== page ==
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Random Friday Question: Why 'A Christmas Story'?

As a deacon in the Church of Jean Shepherd--the radio storyteller who inspired generations of extraordinary characters to reveal their deepest thoughts over the airwaves--I have always had mixed feelings about the cable cult movie "A Christmas Story." The charming yet wonderfully subversive 1983 movie about nine-year-old Ralphie Parker and his quest for a Red Ryder Carbine Action 200-Shot Air Rifle was just one of Shepherd's countless tales about Flick, Schwartz and the old gang of kids in Hammond, Indiana.

"A Christmas Story" threatens to replace "It's A Wonderful Life" as the classic holiday movie that bears endless repeating on TV and in the hearts of a generation of Americans. But for Shepherd fans, there's something a bit frustrating about seeing one of the great raconteur's lesser works become such a touchstone for so many people, while his best work goes largely unknown and unappreciated.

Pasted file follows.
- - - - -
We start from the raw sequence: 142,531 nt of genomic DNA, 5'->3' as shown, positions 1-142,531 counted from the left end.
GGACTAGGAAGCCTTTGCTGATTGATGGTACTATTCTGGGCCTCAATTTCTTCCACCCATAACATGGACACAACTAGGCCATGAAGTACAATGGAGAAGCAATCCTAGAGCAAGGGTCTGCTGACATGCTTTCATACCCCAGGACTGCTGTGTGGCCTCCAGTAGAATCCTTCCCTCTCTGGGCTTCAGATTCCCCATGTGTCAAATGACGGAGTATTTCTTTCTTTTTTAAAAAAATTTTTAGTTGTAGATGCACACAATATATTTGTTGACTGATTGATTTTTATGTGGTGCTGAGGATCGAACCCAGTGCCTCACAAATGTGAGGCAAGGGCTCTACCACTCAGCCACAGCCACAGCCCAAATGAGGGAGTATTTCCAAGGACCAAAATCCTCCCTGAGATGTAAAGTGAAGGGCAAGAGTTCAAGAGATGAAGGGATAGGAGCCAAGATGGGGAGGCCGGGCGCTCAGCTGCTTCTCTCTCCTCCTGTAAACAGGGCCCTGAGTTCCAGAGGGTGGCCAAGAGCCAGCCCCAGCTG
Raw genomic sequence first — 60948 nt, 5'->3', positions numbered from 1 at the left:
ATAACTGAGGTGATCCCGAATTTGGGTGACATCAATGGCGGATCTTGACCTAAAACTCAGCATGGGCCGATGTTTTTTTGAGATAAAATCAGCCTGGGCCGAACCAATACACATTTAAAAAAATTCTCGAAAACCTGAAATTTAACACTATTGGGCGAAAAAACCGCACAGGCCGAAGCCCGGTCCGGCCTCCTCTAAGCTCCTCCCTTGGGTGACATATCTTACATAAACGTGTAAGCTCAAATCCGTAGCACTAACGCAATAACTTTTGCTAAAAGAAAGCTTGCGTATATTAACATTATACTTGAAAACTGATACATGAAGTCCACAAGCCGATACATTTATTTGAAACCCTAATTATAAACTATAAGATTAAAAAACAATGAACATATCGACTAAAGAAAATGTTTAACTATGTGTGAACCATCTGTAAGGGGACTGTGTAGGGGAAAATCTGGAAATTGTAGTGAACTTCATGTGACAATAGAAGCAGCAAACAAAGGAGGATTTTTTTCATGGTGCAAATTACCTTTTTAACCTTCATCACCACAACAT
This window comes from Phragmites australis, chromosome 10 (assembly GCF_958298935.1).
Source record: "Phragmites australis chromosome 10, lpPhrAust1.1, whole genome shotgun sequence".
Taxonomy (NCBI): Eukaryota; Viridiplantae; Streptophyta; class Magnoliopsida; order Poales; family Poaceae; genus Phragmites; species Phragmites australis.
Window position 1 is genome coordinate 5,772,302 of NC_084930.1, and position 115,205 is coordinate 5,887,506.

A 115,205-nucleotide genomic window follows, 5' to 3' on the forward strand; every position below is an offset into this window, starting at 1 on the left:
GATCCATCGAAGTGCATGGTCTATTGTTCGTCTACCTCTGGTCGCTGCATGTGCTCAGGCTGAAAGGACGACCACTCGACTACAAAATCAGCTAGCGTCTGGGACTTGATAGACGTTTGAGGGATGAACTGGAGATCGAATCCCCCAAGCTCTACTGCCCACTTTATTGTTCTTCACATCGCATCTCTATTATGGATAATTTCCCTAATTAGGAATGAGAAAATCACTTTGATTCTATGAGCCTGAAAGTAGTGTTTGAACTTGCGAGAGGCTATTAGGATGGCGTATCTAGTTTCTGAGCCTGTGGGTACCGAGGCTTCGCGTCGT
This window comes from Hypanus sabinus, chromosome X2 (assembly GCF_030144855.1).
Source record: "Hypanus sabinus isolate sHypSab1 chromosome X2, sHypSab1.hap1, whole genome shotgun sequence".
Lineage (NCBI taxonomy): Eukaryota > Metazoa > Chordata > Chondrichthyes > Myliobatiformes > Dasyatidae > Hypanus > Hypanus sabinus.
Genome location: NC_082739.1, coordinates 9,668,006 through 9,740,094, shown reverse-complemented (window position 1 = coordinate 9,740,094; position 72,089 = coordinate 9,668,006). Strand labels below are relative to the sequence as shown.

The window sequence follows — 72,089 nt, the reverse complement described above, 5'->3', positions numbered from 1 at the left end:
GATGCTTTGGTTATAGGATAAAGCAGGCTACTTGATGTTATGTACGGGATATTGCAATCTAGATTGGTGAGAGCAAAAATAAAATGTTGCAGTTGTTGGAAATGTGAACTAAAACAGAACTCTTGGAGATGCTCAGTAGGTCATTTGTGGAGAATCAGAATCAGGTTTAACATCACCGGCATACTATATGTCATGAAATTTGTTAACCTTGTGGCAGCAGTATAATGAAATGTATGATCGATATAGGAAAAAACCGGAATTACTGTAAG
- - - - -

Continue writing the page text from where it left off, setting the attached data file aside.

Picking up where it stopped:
As I travel around the country talking to audiences about my book on radio and the transformation of American pop culture, I am ever surprised by the number of people who have a secret passion for Shepherd's stories, who spent untold hours over several decades listening to Shep on the radio, even if he was based in New York City while they were growing up in Maryland, Ohio, Florida or Missouri. Shep's magic managed to skip right over the boundaries of local radio. His seemingly casual mix of nostalgia and anti-establishment rage against the conformity of American life made him a hero to radicals and softies alike.